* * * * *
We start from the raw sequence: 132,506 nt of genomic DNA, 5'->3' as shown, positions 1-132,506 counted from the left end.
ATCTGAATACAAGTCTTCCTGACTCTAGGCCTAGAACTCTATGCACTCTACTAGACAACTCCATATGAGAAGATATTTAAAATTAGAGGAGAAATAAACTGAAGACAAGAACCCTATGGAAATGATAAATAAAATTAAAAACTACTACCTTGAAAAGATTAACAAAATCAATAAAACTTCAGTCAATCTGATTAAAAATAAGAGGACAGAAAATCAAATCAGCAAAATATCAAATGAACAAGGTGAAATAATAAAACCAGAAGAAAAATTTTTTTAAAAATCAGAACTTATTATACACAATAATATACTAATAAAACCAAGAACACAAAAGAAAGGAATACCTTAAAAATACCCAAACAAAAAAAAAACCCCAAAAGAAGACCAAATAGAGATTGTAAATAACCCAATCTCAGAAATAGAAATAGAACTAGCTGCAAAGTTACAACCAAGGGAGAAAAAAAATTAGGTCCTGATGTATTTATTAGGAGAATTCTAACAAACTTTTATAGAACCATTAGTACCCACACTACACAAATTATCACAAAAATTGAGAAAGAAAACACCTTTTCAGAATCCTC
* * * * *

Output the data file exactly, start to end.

We start from the raw sequence: 132,506 nt of genomic DNA, 5'->3' as shown, positions 1-132,506 counted from the left end.
ATCTGAATACAAGTCTTCCTGACTCTAGGCCTAGAACTCTATGCACTCTACTAGACAACTCCATATGAGAAGATATTTAAAATTAGAGGAGAAATAAACTGAAGACAAGAACCCTATGGAAATGATAAATAAAATTAAAAACTACTACCTTGAAAAGATTAACAAAATCAATAAAACTTCAGTCAATCTGATTAAAAATAAGAGGACAGAAAATCAAATCAGCAAAATATCAAATGAACAAGGTGAAATAATAAAACCAGAAGAAAAATTTTTTTAAAAATCAGAACTTATTATACACAATAATATACTAATAAAACCAAGAACACAAAAGAAAGGAATACCTTAAAAATACCCAAACAAAAAAAAAACCCCAAAAGAAGACCAAATAGAGATTGTAAATAACCCAATCTCAGAAATAGAAATAGAACTAGCTGCAAAGTTACAACCAAGGGAGAAAAAAAATTAGGTCCTGATGTATTTATTAGGAGAATTCTAACAAACTTTTATAGAACCATTAGTACCCACACTACACAAATTATCACAAAAATTGAGAAAGAAAACACCTTTTCAGAATCCTC